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Polymorphism in biology occurs when two or more clearly different types exist in the same population of the same species— in other words, the occurrence of more than one form or morph. The caste system in ants is an example.
Polymorphism (Greek: poly = many, and morph = form) is defined as discontinuous variation in a single population — meaning, the population is in the same location and is interbreeding. The term was first used to describe visible forms, but by extension we now use the term to include cryptic morphs, for instance blood types, which can be made visible by a test.
Polymorphism is extremely common; it is a kind of variation related to biodiversity, genetic variation and adaptation. Polymorphism usually functions to retain variety of form in a population living in a varied environment. The most common example of polymorphism is the sexual dimorphism of most higher organisms; this retains diversity by the process of genetic recombination. Other examples are mimetic forms of butterflies (see mimicry) and certain cryptic forms of moths, the banding pattern on snail shells, human blood groups and many other cases.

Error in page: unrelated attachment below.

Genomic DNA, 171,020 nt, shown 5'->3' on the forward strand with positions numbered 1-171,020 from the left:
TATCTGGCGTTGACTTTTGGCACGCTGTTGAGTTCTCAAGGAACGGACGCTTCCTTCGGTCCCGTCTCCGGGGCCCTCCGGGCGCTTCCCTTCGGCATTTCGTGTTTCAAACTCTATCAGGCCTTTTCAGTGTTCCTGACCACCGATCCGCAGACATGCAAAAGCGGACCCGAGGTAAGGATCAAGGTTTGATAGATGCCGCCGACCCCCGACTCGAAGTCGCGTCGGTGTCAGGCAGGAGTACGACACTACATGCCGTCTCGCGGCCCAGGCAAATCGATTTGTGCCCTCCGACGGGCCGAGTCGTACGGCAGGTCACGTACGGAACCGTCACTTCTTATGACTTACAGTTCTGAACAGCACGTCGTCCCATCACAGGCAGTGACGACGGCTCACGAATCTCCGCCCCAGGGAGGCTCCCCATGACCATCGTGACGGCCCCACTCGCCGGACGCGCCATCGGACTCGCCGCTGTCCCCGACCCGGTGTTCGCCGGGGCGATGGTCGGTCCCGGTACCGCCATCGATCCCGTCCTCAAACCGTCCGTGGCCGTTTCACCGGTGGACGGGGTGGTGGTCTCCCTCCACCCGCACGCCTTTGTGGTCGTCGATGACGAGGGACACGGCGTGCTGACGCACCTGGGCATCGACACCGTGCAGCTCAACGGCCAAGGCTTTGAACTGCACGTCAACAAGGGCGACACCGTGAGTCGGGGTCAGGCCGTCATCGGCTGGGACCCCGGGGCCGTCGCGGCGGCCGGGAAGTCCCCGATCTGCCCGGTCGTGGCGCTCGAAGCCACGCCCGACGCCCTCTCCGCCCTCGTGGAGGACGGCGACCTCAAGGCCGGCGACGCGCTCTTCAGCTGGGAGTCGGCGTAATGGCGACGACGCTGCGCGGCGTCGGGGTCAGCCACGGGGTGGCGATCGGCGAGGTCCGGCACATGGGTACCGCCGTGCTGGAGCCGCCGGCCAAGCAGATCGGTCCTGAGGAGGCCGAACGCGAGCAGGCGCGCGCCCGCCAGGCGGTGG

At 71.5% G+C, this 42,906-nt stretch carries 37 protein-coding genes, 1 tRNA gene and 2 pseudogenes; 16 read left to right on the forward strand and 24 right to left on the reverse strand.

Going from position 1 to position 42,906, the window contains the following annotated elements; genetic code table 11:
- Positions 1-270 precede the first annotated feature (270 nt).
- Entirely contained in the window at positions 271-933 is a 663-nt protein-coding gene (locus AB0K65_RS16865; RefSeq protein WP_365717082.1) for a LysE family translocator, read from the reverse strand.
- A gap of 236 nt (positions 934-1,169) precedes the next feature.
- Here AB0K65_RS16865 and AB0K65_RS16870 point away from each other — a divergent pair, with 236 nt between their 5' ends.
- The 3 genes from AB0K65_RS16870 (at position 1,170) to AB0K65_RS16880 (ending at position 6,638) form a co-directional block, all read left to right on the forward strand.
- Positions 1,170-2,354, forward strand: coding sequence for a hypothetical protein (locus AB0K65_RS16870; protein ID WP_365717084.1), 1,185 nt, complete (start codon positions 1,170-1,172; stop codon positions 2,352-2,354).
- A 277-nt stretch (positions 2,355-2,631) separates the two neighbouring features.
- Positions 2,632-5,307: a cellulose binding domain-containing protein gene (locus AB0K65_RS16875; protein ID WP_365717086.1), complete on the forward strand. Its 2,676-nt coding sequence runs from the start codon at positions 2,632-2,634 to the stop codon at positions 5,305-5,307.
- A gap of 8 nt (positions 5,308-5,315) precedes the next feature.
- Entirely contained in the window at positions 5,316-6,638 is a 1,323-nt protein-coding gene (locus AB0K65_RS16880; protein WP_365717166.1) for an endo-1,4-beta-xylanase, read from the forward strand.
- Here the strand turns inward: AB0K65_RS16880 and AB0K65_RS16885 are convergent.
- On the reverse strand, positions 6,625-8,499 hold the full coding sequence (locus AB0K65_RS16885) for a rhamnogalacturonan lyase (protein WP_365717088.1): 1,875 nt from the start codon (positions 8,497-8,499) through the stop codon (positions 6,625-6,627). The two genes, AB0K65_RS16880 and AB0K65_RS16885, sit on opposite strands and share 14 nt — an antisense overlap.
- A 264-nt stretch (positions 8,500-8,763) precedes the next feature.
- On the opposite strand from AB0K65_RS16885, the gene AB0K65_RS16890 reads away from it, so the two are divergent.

Polymorphism results from an evolutionary process, as does any aspect of a species. Polymorphism is heritable, and is modified by selection (either artificial or in the wild). In polyphenism, an individual's genetic make-up allows for different morphs, and the switch mechanism that determines which morph is shown is environmental. In genetic polymorphism or balanced polymorphism, the genetic make-up determines the morph.
Polymorphism as described here involves morphs of the phenotype. The term is also used by molecular biologists to describe certain point mutations in the genotype, such as SNPs and RFLPs. This usage is not discussed in this article.
What polymorphism is not
Although polymorphism is potentially quite a broad term, in biology it has been given a specific meaning. This section indicates its proper use.
- The term omits continuous variation (such as weight) even though this has a heritable component. Polymorphism deals with forms in which the variation is discrete (discontinuous) or strongly bimodal or polymodal.